It’s easy for today’s teens to reject Shakespeare as irrelevant – but this clever approach by Louise Hooper might just change their minds…
Why Teach This?
This engaging lesson blends a number of strategies I’ve been exploring this year, which focus on developing thinking skills through enjoyable, experiential learning. To meet the demands of the reformed GCSEs our lessons must prepare learners to think for themselves and build their confidence in critical response to challenging material.
The new National Curriculum and reformed GCSEs offer real opportunity for teachers to reflect on their core classroom approaches and make sure that what we’re offering students in their day-to-day school experience is valuable to them, in preparation for exams, but also in building skills they can carry forward into the world of work. I want students to be critically engaged citizens – my approach to teaching literature reflects this. We start with real-world concepts that engage students on a personal level, explore how these and other perspectives are voiced in the text, and move towards students articulating their own critical responses. Peer learning is a core part of the process and there is an emphasis on quality student discussion, identifying differing perspectives and articulating argument.
This lesson aims to build students’ confidence in handling Shakespearian language and responding to it, while developing their sophistication in discussing complex arguments about feminism and avoiding reductionist reactions. Through engaging stimulus texts, students are encouraged to strengthen their own personal views and are offered the tools to support their arguments with relevant reference points that they can connect with.
Present students with the following statement and questions as they enter the room (you could add images too – tailored to the interests of your students. I have found celebrity couples such as Beyonce & JayZ/Rhianna & Chris Brown work well with mine. This will work from an interactive whiteboard, projector board or on slips of paper on desks).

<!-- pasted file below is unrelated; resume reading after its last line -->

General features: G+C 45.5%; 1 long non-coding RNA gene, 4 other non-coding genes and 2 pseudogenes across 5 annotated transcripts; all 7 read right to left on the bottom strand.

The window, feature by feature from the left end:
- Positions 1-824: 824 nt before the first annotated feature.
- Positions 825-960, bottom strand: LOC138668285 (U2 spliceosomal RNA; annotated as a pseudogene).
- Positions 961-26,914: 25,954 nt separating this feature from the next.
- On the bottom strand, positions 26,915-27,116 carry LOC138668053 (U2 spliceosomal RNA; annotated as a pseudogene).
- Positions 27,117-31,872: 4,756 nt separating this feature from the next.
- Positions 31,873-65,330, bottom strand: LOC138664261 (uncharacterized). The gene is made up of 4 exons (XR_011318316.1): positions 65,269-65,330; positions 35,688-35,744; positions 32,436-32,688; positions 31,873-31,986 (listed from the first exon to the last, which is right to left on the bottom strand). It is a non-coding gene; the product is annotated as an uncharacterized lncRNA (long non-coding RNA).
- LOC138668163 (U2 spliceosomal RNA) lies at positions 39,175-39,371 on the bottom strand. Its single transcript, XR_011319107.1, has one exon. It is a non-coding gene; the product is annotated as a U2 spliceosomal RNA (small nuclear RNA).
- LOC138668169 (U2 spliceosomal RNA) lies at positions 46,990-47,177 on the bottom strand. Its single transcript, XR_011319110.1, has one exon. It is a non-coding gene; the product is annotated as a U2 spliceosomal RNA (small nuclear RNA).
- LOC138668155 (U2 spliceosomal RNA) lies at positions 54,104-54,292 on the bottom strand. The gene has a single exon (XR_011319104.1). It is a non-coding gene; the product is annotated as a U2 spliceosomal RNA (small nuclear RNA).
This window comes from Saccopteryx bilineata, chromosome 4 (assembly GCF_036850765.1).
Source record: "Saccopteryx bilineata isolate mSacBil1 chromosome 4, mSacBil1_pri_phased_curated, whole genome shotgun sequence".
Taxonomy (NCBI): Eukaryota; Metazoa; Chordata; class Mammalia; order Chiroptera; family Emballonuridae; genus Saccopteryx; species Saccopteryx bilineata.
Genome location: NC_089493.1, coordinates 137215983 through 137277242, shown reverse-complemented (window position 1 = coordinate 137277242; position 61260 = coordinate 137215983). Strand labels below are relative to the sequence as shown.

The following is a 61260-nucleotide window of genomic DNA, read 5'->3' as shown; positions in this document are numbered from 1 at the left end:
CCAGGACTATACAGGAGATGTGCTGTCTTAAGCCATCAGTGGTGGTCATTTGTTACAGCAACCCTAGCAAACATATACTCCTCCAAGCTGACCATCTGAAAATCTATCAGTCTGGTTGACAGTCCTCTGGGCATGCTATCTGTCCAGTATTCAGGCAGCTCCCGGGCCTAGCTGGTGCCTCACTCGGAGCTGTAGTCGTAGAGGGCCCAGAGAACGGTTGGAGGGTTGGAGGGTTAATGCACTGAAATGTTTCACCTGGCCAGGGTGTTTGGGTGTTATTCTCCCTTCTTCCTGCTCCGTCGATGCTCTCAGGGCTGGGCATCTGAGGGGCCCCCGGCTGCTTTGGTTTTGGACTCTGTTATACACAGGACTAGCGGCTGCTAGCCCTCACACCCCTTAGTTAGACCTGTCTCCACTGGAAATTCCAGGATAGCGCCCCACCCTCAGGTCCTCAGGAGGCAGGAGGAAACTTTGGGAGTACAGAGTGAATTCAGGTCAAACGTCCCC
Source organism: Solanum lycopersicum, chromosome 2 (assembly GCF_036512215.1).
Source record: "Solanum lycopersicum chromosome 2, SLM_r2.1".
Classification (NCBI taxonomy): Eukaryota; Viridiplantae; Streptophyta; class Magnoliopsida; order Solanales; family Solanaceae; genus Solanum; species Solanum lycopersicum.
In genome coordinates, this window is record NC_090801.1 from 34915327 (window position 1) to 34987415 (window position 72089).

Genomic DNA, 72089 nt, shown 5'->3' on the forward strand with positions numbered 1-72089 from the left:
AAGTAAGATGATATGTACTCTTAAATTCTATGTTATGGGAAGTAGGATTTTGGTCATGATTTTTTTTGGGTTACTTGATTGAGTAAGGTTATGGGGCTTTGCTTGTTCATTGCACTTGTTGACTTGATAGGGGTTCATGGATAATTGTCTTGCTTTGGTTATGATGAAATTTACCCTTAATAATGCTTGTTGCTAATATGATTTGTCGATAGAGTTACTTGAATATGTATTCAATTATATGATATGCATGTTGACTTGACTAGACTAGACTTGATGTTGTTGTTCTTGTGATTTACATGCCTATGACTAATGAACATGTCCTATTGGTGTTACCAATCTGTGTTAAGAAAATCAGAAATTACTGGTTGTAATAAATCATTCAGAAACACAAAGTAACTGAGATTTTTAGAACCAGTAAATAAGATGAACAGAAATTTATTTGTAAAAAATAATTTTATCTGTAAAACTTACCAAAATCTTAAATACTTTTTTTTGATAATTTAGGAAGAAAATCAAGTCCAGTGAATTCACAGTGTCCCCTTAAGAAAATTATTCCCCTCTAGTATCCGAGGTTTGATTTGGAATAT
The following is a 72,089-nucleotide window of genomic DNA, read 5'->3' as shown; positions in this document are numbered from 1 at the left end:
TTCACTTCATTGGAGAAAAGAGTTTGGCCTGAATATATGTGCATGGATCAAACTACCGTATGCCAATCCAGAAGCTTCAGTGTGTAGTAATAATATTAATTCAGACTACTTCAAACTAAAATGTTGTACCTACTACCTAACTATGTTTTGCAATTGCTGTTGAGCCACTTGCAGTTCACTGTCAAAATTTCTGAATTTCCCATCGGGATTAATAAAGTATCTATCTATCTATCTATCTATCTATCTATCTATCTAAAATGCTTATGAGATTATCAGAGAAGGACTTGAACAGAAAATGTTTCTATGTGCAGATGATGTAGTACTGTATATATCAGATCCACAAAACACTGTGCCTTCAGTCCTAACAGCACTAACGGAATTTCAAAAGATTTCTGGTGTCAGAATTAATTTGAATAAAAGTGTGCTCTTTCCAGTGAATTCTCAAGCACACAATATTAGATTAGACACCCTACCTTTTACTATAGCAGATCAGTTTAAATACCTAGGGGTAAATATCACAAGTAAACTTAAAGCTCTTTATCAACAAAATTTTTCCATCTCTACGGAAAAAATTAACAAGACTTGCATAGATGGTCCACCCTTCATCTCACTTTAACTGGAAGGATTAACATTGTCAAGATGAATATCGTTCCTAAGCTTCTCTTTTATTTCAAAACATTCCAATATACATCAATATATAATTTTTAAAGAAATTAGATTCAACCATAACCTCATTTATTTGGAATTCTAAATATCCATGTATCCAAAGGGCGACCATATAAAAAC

Behind every great man there is privilege, encouragement, favouritism and supremacy.
Behind every great woman there is sexism, oppression, discouragement and objectification.
What does this statement mean? (clarify understanding for all)
What point does it make? (elicit student interpretation)
Who do you think wrote it? When? (expose assumptions)
Who or what is it critical of? (high-order thinking: extend discussion beyond individuals to social values)
Allow students to discuss in groups using speaking frames to support quality discussion. I use a timer for both discussion and feedback to maintain the lesson’s pace – it is easy to get lost in this discussion! Speaking frames are used to encourage use of Standard English and guide students to articulate their thoughts, preparing them to write responses later:
“I think that the main point raised in the statement is that______”/“What this statement suggests about gender roles is _______”/
“The writer suggests that women___________”
Depending on the class you could give some students the original statement: “Behind every great man is a great woman”, or present both in the initial display rather than waiting for this reference to be identified by students.
Take whole class feedback drawing out the assumptions students have made and clarifying for all the idea of gender discrimination in its different forms. Keep the focus on valuing all perspectives rather than finding a ‘right answer’ or favouring a particular view.
Now display the following statements for students to consider:
Feminism is relevant today
Shakespeare is relevant today
Use a quick show of hands to see how the class feel at this point – do they agree with either? Both?
Reveal the author of the Gender Equality statement: Anthony Anaxagou, a modern poet and writer. Pose the questions: